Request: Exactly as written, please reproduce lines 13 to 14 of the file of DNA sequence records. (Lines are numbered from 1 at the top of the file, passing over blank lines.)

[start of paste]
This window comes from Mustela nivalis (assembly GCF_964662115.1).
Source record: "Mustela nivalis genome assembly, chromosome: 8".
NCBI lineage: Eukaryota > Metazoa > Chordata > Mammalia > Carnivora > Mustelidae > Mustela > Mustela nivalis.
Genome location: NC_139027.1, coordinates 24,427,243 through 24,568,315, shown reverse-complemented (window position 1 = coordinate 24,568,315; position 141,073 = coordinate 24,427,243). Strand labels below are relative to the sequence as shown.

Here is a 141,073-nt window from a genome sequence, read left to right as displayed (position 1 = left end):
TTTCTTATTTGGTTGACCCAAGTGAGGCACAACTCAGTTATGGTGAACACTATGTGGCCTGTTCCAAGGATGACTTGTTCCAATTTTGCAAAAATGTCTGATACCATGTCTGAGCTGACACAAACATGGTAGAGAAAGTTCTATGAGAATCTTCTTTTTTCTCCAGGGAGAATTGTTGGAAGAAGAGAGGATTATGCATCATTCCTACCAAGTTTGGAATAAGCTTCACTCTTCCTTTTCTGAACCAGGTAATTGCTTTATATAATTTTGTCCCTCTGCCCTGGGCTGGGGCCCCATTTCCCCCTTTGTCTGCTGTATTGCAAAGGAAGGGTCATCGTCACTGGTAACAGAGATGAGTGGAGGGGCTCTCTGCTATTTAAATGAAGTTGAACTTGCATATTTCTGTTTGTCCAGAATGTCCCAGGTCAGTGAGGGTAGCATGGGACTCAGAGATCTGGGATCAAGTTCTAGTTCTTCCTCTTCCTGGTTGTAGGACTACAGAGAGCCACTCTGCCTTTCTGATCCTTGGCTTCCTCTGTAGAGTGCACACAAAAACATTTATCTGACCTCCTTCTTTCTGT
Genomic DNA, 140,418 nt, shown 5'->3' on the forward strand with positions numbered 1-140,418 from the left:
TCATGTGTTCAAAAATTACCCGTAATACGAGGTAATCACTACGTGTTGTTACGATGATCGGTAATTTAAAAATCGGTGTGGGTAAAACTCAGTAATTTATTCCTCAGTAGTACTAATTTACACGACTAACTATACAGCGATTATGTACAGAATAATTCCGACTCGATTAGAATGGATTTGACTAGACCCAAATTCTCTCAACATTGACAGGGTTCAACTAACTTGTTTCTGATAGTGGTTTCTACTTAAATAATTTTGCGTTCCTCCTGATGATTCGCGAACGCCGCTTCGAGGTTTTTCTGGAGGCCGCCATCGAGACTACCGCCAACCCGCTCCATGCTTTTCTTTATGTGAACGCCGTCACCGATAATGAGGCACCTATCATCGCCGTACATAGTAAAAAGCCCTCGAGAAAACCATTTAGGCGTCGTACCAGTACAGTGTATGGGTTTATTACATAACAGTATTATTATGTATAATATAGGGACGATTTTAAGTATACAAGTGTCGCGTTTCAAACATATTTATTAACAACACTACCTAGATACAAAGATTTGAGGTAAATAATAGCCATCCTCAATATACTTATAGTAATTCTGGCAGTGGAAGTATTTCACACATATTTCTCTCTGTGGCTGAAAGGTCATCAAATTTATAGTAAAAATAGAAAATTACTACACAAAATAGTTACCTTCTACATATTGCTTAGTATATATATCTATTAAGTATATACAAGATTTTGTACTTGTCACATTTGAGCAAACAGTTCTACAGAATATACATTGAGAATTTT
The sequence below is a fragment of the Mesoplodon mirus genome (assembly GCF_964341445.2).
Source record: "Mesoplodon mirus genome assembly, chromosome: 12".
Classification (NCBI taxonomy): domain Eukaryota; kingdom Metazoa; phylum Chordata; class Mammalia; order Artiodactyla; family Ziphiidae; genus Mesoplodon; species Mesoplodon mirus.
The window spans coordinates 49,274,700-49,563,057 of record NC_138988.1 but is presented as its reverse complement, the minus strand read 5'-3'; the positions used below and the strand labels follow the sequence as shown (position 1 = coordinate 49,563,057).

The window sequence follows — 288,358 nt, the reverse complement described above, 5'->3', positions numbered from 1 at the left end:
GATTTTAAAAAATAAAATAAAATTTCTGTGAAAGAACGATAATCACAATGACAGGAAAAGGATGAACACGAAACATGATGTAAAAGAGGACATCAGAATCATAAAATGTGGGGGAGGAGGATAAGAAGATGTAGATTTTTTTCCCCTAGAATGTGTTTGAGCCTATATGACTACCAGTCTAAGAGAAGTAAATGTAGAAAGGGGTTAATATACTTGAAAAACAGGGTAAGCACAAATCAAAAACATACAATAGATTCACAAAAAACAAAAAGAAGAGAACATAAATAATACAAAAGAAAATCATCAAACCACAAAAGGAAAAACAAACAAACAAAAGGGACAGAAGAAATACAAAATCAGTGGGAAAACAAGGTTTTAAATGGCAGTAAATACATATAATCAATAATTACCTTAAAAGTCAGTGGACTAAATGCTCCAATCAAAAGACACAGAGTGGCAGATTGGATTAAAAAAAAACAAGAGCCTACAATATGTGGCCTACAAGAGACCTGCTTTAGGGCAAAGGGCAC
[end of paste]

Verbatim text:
The window sequence follows — 288,358 nt, the reverse complement described above, 5'->3', positions numbered from 1 at the left end:
GATTTTAAAAAATAAAATAAAATTTCTGTGAAAGAACGATAATCACAATGACAGGAAAAGGATGAACACGAAACATGATGTAAAAGAGGACATCAGAATCATAAAATGTGGGGGAGGAGGATAAGAAGATGTAGATTTTTTTCCCCTAGAATGTGTTTGAGCCTATATGACTACCAGTCTAAGAGAAGTAAATGTAGAAAGGGGTTAATATACTTGAAAAACAGGGTAAGCACAAATCAAAAACATACAATAGATTCACAAAAAACAAAAAGAAGAGAACATAAATAATACAAAAGAAAATCATCAAACCACAAAAGGAAAAACAAACAAACAAAAGGGACAGAAGAAATACAAAATCAGTGGGAAAACAAGGTTTTAAATGGCAGTAAATACATATAATCAATAATTACCTTAAAAGTCAGTGGACTAAATGCTCCAATCAAAAGACACAGAGTGGCAGATTGGATTAAAAAAAAACAAGAGCCTACAATATGTGGCCTACAAGAGACCTGCTTTAGGGCAAAGGGCAC